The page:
For nearly half the Americans (48%) an ideal family means two children. The trend has been more of less the same in the last decade with many people preferring a smaller family.
But it wasn’t always been the case, according to Gallup.
The early 70s saw a shift in the “ideal” American family from four kids (19%) to two (38%), with an average of 2.9 kids as ideal.
Way back in the 30s, the average number of kids was 3.6, with 22% saying four children; 32% saying three children, and 32% opting two children.
Fast-forward to the present, a different picture emerges with 2.6 as the mean ideal.
Factors like wider availability of birth control pill in the 1960s; increased women’s participation in the workforce and increasing the cost of raising kids accounted for this preference for a small family.
Gallup asked couples why they didn’t have more kids. Most Americans (65%) — with or without children– cited the costs associated with raising a child. About 11% said it’s because of the state of the economy and the jobs situation. Just 6% cited personal choice; 3% cited lack of time, and 3% cited career concerns.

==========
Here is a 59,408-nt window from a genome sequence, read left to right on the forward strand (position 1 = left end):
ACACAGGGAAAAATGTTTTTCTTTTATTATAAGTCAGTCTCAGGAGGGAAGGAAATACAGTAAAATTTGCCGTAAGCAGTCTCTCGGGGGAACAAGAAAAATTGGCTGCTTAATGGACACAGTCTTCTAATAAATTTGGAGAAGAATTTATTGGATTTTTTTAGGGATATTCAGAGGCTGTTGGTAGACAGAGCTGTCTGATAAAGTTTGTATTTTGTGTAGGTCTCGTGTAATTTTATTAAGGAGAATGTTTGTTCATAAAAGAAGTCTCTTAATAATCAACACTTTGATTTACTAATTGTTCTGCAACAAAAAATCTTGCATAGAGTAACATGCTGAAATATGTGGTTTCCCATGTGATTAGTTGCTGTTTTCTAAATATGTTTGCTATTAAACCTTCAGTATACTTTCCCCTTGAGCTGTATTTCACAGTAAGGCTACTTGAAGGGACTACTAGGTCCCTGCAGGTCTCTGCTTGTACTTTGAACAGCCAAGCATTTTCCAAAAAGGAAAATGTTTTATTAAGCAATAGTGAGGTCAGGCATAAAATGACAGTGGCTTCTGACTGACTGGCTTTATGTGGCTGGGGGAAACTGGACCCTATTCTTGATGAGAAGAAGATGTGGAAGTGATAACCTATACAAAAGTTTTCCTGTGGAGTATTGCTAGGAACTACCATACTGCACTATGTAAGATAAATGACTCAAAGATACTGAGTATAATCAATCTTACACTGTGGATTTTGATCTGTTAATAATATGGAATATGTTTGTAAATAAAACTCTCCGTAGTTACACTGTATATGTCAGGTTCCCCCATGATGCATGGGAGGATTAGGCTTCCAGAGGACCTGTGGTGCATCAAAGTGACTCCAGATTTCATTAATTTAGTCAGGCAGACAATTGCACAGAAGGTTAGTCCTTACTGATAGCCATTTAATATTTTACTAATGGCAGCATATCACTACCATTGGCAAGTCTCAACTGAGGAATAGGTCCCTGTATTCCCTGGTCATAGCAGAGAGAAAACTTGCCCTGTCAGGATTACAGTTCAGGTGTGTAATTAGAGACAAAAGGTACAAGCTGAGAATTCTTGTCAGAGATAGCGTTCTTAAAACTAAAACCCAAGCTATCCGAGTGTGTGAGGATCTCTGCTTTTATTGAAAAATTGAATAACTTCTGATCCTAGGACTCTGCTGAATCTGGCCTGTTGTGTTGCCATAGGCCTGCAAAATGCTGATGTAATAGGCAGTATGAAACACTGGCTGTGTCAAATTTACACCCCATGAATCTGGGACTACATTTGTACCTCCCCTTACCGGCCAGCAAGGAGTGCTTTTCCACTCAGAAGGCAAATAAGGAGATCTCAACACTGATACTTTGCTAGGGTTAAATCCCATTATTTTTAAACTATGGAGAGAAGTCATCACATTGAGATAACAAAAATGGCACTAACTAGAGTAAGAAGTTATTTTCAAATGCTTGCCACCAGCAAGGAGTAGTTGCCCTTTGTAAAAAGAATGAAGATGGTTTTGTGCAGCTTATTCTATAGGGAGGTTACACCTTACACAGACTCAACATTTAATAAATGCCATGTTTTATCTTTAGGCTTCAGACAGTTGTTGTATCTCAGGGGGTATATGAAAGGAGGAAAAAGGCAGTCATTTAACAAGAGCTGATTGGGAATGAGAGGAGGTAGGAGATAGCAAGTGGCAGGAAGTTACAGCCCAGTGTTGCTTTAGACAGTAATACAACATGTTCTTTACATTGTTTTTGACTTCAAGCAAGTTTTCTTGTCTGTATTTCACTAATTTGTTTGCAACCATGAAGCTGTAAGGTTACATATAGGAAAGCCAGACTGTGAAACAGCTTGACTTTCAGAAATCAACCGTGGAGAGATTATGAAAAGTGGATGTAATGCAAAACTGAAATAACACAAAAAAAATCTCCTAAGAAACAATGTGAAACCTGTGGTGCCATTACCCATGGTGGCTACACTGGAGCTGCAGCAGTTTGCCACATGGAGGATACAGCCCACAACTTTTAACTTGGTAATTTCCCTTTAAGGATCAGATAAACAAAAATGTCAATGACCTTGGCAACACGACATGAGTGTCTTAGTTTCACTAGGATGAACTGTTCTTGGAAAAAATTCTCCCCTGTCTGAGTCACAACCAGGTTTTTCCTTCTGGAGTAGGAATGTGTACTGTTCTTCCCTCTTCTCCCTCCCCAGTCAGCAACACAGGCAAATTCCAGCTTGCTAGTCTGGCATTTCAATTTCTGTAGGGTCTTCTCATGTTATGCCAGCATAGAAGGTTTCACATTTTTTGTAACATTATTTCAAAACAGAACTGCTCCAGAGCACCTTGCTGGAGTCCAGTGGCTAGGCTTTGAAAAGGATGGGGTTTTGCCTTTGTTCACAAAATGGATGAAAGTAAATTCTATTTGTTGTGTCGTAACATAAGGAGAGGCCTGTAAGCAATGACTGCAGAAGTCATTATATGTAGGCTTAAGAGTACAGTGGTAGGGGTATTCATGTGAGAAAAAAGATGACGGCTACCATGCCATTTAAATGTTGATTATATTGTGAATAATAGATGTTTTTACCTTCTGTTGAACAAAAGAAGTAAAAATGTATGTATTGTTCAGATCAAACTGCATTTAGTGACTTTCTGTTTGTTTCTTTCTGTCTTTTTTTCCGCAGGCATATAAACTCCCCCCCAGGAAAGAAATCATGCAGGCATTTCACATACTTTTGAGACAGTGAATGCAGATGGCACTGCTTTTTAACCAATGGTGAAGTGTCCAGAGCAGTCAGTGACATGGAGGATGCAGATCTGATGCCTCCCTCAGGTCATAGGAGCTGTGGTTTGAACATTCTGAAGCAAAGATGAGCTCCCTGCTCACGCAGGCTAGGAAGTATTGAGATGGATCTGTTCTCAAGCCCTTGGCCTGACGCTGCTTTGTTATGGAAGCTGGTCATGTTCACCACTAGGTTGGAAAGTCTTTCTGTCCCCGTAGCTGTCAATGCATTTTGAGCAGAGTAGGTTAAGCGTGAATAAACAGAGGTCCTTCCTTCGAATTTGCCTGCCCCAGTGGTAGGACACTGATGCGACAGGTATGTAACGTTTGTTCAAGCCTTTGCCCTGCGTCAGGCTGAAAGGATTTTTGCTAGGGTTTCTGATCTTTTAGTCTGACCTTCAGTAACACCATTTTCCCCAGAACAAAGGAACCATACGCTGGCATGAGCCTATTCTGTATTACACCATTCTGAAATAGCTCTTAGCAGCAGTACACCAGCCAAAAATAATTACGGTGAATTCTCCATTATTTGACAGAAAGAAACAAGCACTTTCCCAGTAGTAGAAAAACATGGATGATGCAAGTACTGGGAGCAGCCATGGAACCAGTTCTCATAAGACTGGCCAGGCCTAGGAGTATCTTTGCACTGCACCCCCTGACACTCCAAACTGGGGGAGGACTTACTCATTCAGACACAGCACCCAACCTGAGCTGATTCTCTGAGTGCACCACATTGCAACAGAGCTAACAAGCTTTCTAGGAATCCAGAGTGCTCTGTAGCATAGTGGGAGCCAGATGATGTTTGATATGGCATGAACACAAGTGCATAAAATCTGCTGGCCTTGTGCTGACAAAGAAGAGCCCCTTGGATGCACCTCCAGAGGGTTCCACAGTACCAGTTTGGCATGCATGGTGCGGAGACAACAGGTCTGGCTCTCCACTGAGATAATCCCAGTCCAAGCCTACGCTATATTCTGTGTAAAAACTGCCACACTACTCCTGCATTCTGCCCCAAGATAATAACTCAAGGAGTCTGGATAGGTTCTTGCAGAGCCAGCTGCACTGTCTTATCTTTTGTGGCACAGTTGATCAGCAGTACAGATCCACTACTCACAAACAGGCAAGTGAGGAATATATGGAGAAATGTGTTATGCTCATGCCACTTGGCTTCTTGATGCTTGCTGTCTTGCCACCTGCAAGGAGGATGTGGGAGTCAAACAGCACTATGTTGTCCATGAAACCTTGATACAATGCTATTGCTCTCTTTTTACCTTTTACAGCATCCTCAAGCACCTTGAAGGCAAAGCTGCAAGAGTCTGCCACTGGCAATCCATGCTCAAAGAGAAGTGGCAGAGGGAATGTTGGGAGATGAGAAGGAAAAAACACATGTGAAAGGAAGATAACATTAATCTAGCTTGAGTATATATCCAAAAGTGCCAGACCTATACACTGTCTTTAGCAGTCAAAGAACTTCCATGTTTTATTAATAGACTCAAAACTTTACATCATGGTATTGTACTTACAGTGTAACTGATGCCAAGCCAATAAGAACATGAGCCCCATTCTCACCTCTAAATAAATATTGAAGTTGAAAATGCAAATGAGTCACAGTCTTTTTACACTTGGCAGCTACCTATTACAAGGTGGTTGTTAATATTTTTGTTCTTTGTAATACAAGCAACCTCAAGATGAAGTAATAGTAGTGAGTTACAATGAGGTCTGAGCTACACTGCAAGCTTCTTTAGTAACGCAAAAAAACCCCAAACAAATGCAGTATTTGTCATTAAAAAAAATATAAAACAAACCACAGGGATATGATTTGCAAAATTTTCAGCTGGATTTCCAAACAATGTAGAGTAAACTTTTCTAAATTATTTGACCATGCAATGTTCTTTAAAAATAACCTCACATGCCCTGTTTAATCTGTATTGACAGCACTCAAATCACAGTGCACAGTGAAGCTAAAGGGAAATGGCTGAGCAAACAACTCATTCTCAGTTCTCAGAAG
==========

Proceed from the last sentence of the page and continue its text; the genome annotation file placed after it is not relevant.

Another important factor is the increasing cost of raising a child from 0-18 in the last decade. According to U.S. Department of Agriculture, the cost of raising a child has gone up from $198,560 to $245,340 in the last five decades.(Those figures are adjusted for inflation and are calculated for raising a child from ages 0 through 17 in a middle-income, two-parent family.)
Housing, education and food are the largest expenses.
Modern parenting is also much different from what it was just a few decades ago. More mothers today are likely to be working. In the last 2-3 decades, the number of working mothers with children younger than 18 has risen from 47% to 71% according to a Pew Research Center report.
Even “traditional” roles for mothers and fathers are eroding. Way back in the 60s women were largely homebound while it was men who went to work. Not anymore, mothers these days are spending more hours per week at their jobs, and fathers are spending more time doing housework. Both mothers and fathers are today spending more time bringing up children though mothers still do more than fathers.
More Americans have a smaller family today. In the 70s, 36% of women in their early 40s were giving birth to four or more children, just 22% gave birth to two children, according to a new Pew Research Center report.
Now women of the same age have two children. About 35% give birth to two children, and just 12% had four or more.